The Burren in County Clare, Ireland, is a famous upland site for studying Karst scenery which results from natural erosion by acid rain on bare surfaces of limestone. The coastal areas around the Burren share these characteristic limestone features. The seaside village of Doolin is one of the locations in that region where the special weathering effects can be observed.

At Doolin the Carboniferous Limestone strata slope gently southwards and disappear beneath the Clare Shales of which the Cliffs of Moher are comprised. The Doolin foreshore has a most interesting topography with natural patterns created by the dissolution of the rock. The effects of millennia of acid rainfall are most noticeable along the vertical joints or cracks in the limestone which have been widened by percolating water dissolving the rock. These fissures are called grikes. The blocks of stone that remain between the grikes are known as clints. The outcome is a limestone pavement.

On the flat surfaces of the exposed bedding planes in the rock, the tops of individual layers that make up the rock strata, where the limestone’s low porosity does not allow rainwater to soak in, pools of standing water have dissolved small solution hollows or pans called kamenitzas. They can start off as minute pittings on the rocks which gradually enlarge and coalesce into bigger hollows depending on slope and run-off. High on the shore where these features occur there is little colonisation of the bare surfaces by either seaweeds or seashore creatures but somehow barnacles maintain a presence in an atmosphere of mere sea spray and occasional high tides, while limpets with a few periwinkles manage to survive in the shallow water-filled pools and clinging to damp vertical surfaces.


Simms. M. (2001 revised 2006) Exploring the limestone landscapes of the Burren and Gort Lowlands – a guide for walkers, cyclists & motorists. The Universities Press (Belfast) Ltd. ISBN 0-9540892-1-9.

8 Replies to “Solution Hollows in Rocks at Doolin”

  1. I think there might be many shores like it from Galway southwards – the Flaggy Shore near Ballyvaughan and Fanore Beach both have eroded limestone. In those locations it is referred to as biokarst – meaning that organisms are the main cause of the erosion. At Doolin there is definite biokarst low down the shore on the Point where sea urchins are a more significant factor in the erosion process rather than limpets. I have called the solution hollows on the top of the shore at Doolin acid erosion because that seems to be the main factor at that location.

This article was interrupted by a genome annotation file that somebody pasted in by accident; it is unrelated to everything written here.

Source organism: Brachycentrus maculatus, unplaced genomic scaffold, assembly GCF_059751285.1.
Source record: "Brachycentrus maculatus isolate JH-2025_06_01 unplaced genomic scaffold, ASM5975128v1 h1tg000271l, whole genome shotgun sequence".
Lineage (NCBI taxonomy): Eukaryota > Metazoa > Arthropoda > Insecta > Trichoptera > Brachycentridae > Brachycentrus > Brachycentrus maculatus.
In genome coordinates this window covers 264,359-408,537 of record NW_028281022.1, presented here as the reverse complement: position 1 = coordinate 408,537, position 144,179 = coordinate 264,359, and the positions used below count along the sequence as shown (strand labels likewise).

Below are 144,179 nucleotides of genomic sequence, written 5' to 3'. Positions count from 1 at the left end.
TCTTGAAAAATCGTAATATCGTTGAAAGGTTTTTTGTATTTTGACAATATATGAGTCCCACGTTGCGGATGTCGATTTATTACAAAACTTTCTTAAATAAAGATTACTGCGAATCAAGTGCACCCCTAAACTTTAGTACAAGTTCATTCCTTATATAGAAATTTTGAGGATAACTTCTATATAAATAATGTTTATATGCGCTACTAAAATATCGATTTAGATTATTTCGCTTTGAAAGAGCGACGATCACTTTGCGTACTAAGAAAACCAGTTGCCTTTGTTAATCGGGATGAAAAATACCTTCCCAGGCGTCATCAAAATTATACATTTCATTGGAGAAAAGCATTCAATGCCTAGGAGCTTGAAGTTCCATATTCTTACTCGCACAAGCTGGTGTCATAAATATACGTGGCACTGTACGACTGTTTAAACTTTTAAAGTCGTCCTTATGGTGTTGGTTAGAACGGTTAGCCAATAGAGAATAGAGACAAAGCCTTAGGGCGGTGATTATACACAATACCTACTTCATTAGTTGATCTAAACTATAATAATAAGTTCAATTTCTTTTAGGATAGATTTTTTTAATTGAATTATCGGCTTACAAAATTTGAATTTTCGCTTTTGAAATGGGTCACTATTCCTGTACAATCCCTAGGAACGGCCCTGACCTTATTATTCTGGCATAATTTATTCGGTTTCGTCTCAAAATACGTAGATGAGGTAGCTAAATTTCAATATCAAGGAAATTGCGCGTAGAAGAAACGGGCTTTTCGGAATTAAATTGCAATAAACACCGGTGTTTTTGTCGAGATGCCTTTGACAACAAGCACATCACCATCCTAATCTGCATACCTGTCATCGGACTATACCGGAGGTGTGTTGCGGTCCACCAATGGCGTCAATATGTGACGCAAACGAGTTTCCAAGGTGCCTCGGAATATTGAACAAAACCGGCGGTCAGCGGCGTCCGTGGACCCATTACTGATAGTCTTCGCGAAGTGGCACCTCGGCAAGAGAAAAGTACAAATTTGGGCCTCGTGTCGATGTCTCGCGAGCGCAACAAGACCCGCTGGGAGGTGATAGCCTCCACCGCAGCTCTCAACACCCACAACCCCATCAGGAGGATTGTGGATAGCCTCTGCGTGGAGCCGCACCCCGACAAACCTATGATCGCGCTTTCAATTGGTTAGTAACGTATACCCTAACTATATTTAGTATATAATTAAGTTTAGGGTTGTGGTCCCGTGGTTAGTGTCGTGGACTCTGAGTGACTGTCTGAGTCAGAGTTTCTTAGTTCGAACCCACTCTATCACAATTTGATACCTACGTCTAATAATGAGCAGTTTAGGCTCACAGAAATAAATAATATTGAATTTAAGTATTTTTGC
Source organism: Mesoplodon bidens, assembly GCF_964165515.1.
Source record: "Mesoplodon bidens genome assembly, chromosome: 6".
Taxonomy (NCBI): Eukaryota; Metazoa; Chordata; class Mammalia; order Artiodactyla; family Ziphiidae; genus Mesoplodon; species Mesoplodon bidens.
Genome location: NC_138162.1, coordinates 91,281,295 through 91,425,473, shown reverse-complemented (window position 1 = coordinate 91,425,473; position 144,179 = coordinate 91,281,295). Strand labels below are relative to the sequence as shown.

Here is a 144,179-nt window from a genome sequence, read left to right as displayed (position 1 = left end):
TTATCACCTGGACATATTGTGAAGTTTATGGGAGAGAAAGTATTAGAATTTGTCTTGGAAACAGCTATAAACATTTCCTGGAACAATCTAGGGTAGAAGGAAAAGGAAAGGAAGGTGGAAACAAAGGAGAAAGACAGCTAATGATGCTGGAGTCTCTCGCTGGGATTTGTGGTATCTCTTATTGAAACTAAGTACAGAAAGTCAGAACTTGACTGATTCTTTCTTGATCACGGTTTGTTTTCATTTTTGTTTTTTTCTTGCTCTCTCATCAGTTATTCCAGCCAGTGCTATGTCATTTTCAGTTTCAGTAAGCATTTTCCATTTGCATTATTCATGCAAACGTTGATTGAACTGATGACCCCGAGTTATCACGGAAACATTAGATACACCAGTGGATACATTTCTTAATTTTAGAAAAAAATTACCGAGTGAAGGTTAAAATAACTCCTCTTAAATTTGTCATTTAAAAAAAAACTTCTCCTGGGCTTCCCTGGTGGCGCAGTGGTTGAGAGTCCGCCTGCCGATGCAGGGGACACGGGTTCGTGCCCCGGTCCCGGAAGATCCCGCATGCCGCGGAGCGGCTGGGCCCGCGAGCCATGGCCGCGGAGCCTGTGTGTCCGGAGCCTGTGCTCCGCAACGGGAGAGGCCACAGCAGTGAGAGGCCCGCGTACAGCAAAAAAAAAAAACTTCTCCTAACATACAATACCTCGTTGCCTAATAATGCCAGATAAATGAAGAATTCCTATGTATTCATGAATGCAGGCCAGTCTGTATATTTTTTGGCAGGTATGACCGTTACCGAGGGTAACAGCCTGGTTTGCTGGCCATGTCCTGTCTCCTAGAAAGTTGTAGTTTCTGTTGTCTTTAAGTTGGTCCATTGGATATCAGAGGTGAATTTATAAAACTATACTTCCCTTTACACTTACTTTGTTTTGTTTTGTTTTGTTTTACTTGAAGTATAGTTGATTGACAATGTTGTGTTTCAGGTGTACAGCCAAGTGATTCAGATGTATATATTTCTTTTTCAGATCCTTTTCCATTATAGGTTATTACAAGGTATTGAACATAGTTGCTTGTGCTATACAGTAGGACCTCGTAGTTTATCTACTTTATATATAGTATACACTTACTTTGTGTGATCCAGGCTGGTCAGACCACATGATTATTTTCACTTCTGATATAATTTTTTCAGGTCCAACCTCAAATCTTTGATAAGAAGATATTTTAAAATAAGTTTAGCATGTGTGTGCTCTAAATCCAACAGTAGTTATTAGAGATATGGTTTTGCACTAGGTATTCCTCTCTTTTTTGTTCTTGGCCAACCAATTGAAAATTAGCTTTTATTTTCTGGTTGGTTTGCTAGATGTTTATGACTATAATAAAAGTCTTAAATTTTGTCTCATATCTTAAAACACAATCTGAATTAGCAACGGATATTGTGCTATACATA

2. I really enjoy your blog Jessica. I’m very interested to see the geology of the places you visit & have the structures etc explained. Years ago I took my A Level in Geology and I have quite a collection of rocks & pebbles at home!!! Your photography is also spot on,thanks


  3. Thank you very much, Hilary. I did study geology during my first year at university but went on to concentrate just on zoology. Later, I curated rock, mineral, and fossil collections in a small museum. However, it is only recently that I have truly become intrigued by rocks and their formation, and enjoy trying to understand what I see on the coast. Like you, I have a fair number of rocks and pebbles at home – but I’m thinking about repatriating them all as part of a down-sizing project!


  4. How amazing! I remember clints and dykes from school geography but I had never heard of kamenitzas! Little rock pools in miniature, in fact. Love this – thank you! 🙂


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